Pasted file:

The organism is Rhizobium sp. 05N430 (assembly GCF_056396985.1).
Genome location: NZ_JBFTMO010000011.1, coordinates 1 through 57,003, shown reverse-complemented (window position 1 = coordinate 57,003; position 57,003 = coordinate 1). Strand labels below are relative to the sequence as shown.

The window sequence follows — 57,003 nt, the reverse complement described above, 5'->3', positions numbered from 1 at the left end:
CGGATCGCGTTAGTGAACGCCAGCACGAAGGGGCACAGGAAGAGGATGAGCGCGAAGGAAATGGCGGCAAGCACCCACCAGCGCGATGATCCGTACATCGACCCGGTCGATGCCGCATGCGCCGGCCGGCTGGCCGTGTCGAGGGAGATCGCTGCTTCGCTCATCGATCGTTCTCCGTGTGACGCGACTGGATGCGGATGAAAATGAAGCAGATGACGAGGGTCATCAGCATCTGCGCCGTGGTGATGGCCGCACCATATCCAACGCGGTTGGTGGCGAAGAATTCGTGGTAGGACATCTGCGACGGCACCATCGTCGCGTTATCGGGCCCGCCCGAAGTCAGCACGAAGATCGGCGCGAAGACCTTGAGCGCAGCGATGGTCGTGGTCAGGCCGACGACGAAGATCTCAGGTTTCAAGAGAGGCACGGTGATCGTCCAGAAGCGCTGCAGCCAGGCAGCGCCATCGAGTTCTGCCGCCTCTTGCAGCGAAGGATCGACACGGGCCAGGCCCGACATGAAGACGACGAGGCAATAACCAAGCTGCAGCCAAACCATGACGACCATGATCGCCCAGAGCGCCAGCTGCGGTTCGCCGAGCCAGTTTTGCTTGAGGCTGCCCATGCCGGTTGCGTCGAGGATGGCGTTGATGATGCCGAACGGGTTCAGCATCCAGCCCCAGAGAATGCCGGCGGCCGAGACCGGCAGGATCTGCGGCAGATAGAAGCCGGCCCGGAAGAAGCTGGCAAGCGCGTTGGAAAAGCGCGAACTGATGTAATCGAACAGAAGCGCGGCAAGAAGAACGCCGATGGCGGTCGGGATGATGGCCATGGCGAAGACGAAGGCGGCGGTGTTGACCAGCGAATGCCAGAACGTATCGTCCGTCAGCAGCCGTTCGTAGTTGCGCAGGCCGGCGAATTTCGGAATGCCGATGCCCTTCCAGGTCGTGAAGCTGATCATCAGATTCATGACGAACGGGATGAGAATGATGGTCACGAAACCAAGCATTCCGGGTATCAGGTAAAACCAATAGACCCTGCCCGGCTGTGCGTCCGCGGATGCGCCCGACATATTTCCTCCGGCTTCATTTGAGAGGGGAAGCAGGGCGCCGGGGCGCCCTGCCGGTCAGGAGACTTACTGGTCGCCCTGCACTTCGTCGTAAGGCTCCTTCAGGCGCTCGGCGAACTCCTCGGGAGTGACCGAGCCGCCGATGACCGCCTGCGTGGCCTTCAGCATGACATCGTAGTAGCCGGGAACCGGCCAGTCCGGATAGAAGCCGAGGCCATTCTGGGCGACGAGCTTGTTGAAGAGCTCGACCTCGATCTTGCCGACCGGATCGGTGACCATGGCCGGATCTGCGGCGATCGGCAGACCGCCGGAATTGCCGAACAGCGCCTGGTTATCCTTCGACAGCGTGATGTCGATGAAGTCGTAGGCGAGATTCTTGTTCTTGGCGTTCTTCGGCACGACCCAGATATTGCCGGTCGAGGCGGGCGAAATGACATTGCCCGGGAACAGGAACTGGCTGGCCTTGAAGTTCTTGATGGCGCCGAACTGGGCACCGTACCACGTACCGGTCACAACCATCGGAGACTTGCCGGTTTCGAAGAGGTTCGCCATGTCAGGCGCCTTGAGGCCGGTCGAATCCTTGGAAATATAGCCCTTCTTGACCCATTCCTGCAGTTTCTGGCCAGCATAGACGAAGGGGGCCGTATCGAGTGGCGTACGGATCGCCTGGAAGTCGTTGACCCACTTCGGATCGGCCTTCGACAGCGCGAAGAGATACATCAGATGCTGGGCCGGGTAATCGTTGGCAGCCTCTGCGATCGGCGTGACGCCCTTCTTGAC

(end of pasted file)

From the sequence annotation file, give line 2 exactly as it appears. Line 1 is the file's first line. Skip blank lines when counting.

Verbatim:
Genome location: NZ_JBFTMO010000011.1, coordinates 1 through 57,003, shown reverse-complemented (window position 1 = coordinate 57,003; position 57,003 = coordinate 1). Strand labels below are relative to the sequence as shown.